1) insufficient stuffing for more than one mouse (I have ordered some more now); and
2) Hannah and Jamie came for dinner on Thursday evening and the meal...bruschetta followed by roast lamb with mediterranean roast veg, olives and feta cheese, rounded off with a vanilla and rosewater panna cotta, a raspberry and rose coulis and my favourite chokladkolakakor (Swedish chocolate biscuits)...was washed down with rather more (very delicious) red wine than I am used to. I was n't hungover, but I was, you could say, a little concentrationally challenged.
However, I did cut out the pieces for all four mice and made one completely, making copious notes about the best tension to set on the sewing machine, seam allowances, order of sewing together and stuffing, etc.
I am very organised and have put the pattern pieces for each item in a clear plastic envelope in a box file marked "craft patterns and ideas". The only problem was the pattern piece envelope was not in the box file. I went through all my fabric piles and craft drawers, but nothing. So I had to make new pattern pieces. The result is, I think, a slimmer Ellen Mouse, but I like her.
Cutting multiple pieces was easy with a rotary cutter and cutting mat and speeds things up no end (and makes me feel more professional):
I need to make three brushed cotton mice and one calico, so decided to make the one calico one. I started with the ears and then sewed together the pieces of the head.
I find a chop-stick is very useful for pushing stuffing in to nooks and crannies and for pushing fiddly pieces the right way out again (they are always sewn right sides together so the seams end up on the inside - apologies if I am teaching my granny to suck eggs (where did that phrase come from!!), but I am not sure whether people reading this are sewers...that's people familiar with sewing, not drainage pipes). This particular chop-stick was once a wand at a particularly good Harry Potter Halloween party, and still works its magic from time to time.
Ta daaa! A mouse head!
Next I made arms and legs (these are probably the fiddliest parts of a mouse). I then sewed a dart in to the front of the body, to make a tummy shape, and tacked the limbs in place before sewing the front body to each of the two back parts, inserting the tail in the seam down the back of the body, before sewing it up and stuffing it.
Sewing the head to the body is fiddly, but results in an Ellen Mouse, missing only eyes, nose and whiskers.
I found this pink fabric in a little fabric shop in Bath - it is soooooooo soft and feels like velvet. I cut a very basic top from it and sewed velcro on the back fastening...what kid does n't want to dress and undress their toys! I then cut an equally basic pinafore from some of my favourite grey fabric with an Alice in Wonderland print.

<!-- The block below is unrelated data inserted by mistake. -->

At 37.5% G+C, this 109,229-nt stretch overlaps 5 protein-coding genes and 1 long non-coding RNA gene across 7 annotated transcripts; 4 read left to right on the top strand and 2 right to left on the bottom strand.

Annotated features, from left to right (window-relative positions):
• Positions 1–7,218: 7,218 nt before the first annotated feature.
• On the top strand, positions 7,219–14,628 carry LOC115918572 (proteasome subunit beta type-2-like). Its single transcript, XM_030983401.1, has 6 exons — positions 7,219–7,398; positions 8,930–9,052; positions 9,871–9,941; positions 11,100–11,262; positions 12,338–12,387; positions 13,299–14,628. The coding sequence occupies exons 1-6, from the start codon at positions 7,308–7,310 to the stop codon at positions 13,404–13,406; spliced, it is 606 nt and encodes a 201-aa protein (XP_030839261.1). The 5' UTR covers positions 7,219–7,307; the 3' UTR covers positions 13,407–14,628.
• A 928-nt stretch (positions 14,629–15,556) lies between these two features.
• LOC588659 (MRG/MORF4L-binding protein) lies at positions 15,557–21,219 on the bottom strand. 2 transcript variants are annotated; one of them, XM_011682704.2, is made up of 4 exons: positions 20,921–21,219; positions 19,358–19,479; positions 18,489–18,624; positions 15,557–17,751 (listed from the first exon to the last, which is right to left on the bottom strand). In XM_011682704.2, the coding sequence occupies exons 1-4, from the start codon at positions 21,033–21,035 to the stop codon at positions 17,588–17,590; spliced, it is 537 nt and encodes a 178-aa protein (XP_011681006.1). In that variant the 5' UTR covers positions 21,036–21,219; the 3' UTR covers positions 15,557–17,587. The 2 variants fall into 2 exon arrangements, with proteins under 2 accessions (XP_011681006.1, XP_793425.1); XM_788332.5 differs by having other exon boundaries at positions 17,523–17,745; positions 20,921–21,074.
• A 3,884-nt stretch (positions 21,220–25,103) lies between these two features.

I had first one brainwave - to line the pinafore rather than faff about neatening seams - and then another - to use a patterned fabric and press studs to make the pinafore reversible! So Ellen can have grey on weekdays and purple stripes at the weekend. See, I said I was n't hungover!
I woke early on Saturday morning with one thought loud in my head..."PANTS!". What was I thinking sending Ellen Mouse out in to the world without a nice pair of knickers??!! I went downstairs in my nightie and made her a nice purple pair with a pink frill. Mark has suggested I consider a range of clothing and accessories for Ellen Mouse. I can't get out of my head the idea of angel wings on elastic and a halo head-band for Christmas...!
Here you can see her showing off both sides of her pinafore and her lovely purple pants:
I have learnt some important things from Friday's sewing day:
1) don't waste time unpicking seams if it is quicker just to cut a new piece;
2) back pattern pieces with card so they don't fall apart when using a rotary cutter (and don't lose them either!);
3) pinning rather than tacking does not save time in the long run - you only have to re-sew seams;
4) finding the right fabric takes time, so set it up the evening before so you're ready to go when you start work in the morning;
5) don't get cross with yourself if things don't work out perfectly straight away; you are are allowed to need practice...it is what this time leading up to redundancy is for; and
6) don't arrange to have dinner with Hannah the evening before a work day if you want get a lot done. I had such a nice time, but next time I will plan to make something simple like lavender hearts and catnip fish the next day!
In other other news (please imagine my best news reader's voice), I have been singing this weekend - in the Bath Minerva Choir Bach St John Passion weekend workshop. It was a lot of singing (about 11 hours over two days) but I really enjoyed it. I don't have a great deal of knowledge about music theory or classical music in general, and it's fun to learn. The soloists who came in just for the weekend were all young new music graduates with stunning voices. I had only heard counter tenors singing Elizabethan madrigals, but we had a counter tenor sing the alto arias...wow! I actually shed a tear or two! These guys (and girl) were hugely talented, but did n't have a hint of diva about them; they were good humoured and felt like part of the choir - I think they have very bright futures ahead of them. That's the end of choir for the Summer - no more until September. I love it, but a few Saturday morning lie-ins will make a welcome change.
And finally, we have been looking after Mark's parents' 100 year old tortoise while they were in Cornwall. I just have a mental block about little Tommy-Fred. I get the cats in of an evening, lock the door and block the cat-flap, everyday forgetting to bring in the tortoise - the same in the mornings when I forget to put him in the pen in the garden. I walk right past without him registering with me in the slightest. He has gone home now, but I think Max will miss him...